Oct. 12, 2018
The old van lumbered, grim and relentless, across some blasted rural red state prairie road. The landscape was scrub grass, oil stains and the occasional mashed-up skunk or possum that had emerged from the brush at the wrong moment. Next to me, a young woman wearing a hand-knitted pink pussycat ski cap pecked at her phone, desperately seeking a signal.
“I don’t know what happened,” she said. “I published a piece for a fashion blog making fun of Ivanka’s state dinner dress, and eight hours later there was a knock on my door.”
One by one, the writers had been disappearing. At first, while worrisome, it was also exhilarating because that meant more bylines for the rest of us. But gradually, it began to dawn that no one would escape the sweeps. One day I retweeted something that said, “Steve Bannon looks like an old pumpkin that got drunk as fuck,” and just like that, my glorious career was over.
The van turned right, drove through a flimsy gate and pulled up to a series of bland concrete buildings, arranged in a quad around a recreation area that contained a basketball court and, surprisingly, a hot tub. Later I learned that tub was for the travel writers, who demanded a free vacation no matter the circumstances.
They dumped us out unceremoniously. I walked into an office. A bored-looking functionary, who was not happy to have this posting, droned, reading a form without looking at me.
“Name?” she said.
“Neal Pollack,” I said.
“I retweeted something mean about Steve Bannon.”
“When will you people learn?” she said.
She stamped a form.
“Indefinite sentence. Re-education possible,” she said.
“What does that mean?” I asked.
“You’re being assigned to Bunkhouse 7,” she said. “It’s gender nonspecific. That’s what you idiots want.”
“OK,” I said.
“Now surrender your library card,” she said.
I took my roller bag over to the bunkhouse. There were my mates, including a former writer for Rolling Stone, five novelists, six poets, a couple of bloggers and Elliott Rosenblow. A former Justice Department official, Elliott had been on CNN for a while, but when he started posting articles like “Seven Ways to Definitely Know You’re Being Doxxed by an Autocrat,” it was over for him. He vanished in the first wave. I had met him once at a book party.
“Good to see you’re alive,” I said.
“Oh, they’re not killing us,” he said. “Most of us, anyway.”
The poets were sitting around a hot plate, trying to re-create Hillary Clinton’s risotto recipe from memory.
“It’s a pain,” one of them said. “We can’t get any arborio rice out here. It’s white rice only, and it just turns to mush.”
“I brought some Reggiano in my backpack,” said another. “So at least it tastes a little like home.”
Over on a bunk sulked a sad-looking millennial, ski cap pulled down nearly to his eyes. He wore a sign around his neck. The sign read, “I WILL NOT BE SILENCED.”
“Who’s that?” I asked.
“I have no idea,” Elliott said. “He hasn’t spoken a word since he got here.”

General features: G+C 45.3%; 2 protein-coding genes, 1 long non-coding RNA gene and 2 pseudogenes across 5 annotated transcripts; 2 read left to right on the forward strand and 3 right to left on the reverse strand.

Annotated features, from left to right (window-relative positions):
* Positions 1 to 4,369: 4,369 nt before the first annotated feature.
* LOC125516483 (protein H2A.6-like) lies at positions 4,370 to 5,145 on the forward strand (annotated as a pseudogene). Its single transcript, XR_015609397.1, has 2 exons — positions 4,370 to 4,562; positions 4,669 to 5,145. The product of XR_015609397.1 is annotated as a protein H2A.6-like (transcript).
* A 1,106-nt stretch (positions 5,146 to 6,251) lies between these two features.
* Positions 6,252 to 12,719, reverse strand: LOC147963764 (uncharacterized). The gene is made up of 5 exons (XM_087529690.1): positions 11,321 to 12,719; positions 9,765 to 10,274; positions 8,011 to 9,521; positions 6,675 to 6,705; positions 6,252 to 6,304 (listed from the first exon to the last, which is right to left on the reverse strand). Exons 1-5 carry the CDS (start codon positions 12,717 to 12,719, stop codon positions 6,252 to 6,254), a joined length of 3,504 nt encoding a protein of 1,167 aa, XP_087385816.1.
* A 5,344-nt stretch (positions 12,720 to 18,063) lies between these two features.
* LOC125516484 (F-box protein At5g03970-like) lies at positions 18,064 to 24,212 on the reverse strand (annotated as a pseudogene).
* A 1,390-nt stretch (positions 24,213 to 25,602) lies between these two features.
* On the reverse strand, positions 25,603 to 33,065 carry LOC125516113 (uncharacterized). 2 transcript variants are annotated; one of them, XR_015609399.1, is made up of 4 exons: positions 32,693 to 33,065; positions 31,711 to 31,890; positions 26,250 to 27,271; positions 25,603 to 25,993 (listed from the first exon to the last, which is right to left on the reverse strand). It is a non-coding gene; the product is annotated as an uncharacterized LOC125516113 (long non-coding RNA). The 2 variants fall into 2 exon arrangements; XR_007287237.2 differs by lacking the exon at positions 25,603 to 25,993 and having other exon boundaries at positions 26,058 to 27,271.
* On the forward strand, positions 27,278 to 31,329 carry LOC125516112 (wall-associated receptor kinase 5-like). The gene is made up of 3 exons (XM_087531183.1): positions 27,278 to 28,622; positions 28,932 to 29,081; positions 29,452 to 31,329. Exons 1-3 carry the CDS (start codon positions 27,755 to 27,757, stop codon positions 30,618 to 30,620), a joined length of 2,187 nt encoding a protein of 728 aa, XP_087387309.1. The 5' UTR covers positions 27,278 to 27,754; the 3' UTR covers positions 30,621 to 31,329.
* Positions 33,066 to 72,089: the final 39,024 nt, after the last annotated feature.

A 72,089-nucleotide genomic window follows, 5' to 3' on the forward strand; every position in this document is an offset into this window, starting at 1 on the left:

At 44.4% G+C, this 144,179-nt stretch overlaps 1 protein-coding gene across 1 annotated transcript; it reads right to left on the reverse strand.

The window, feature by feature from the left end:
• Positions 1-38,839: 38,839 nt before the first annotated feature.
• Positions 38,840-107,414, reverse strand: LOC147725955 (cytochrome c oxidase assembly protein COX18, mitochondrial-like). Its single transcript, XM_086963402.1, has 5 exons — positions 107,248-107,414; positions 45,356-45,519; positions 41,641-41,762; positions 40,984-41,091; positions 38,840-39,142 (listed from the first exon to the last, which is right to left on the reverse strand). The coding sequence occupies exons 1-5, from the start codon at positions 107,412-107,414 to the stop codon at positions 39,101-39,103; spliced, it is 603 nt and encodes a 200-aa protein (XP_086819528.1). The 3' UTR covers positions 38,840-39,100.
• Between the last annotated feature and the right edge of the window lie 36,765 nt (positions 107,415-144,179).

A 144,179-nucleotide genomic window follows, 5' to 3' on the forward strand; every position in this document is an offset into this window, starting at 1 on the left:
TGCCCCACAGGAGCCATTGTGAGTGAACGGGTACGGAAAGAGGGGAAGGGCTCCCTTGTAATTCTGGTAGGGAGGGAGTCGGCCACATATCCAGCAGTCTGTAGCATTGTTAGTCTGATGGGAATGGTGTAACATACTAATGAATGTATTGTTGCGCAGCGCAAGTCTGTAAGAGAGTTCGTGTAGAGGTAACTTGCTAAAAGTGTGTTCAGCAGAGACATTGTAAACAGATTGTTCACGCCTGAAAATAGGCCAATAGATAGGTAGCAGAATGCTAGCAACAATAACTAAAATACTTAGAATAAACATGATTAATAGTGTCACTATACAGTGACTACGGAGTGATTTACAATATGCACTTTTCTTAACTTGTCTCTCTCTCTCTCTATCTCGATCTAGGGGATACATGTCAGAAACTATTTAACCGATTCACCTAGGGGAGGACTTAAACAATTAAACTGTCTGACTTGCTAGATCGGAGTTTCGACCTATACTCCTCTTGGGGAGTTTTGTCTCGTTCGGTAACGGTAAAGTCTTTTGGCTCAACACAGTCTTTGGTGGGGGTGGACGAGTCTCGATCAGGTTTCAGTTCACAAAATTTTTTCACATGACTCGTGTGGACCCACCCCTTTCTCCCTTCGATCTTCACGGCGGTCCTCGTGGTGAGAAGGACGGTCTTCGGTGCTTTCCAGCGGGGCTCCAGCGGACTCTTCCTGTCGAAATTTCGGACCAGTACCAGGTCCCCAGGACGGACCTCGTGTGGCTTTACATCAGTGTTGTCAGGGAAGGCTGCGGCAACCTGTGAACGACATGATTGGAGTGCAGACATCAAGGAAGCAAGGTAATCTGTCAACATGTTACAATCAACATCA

“Mail call!” I heard a voice chirp from the doorway. I looked over.
“Oh no,” I said. “Jonathan Safran Foer!”
“Here I am!” he said.
No one seemed eager to talk to him.
“Hey guys, come on,” he said.
“You’re a collaborationist,” said a novelist who was also a podcaster. I later learned she’d been sent out for an episode titled “Science Is Real.”
“Just because I do odd jobs for the staff in exchange for a private apartment and meals doesn’t make me a collaborationist,” Safran Foer said, raising a fist. “Solidarity, my brothers and sisters. Resist!”
“Piss off, you weenie,” said a poet.
“You won’t say that when I tell you your New Yorker subscription is here,” he said, throwing a slender magazine on the floor.
The writers, never able to resist The New Yorker, scrambled toward the magazine as if it were a piece of cheese.
“I have a story in this issue,” Safran Foer said.
What a suck-up, I thought.
After he skipped away, I asked, “Is that the only reading material you’re allowed here?”
“Nah,” said a novelist who also reviewed novels written by his friends who worked at BuzzFeed. “We’re allowed to read books, but only if we’ll buy them from Amazon. So we’re boycotting.”
“We support independent bookstores,” said another. “Also, no books published by Simon & Schuster.”
Old habits die hard.
A young woman burst through the door, looking confident and unruffled. It was Lauren Duca, the Teen Vogue writer and leader of the resistance.
“I’m back from the cooler,” she said. “They’re never going to gaslight me.”
The writers gathered around her, telling her she looked beautiful and that she had totally owned Tucker Carlson that one time on TV. Then she noticed my presence.
“You’re new,” she said.
“Girl, I was writing before you were born,” I said, showing her my hands.
“I hope those hands know how to dig,” she said. “Because we’re tunneling out of this dump.”
I looked out the dusty window, wondering where it all had gone. Two nights ago, I’d slept in my own bed, with an electric fire going in the hearth, and the next morning I had woken up to a fine Arabica roast. Now I was here, with only David Remnick’s weekly President Obama profile to read. In the distance, I could hear the grackles.
“MAGA!” they cawed. “MAGA! MAGA! MAGA!”
They were saying something.
But they did not speak to me.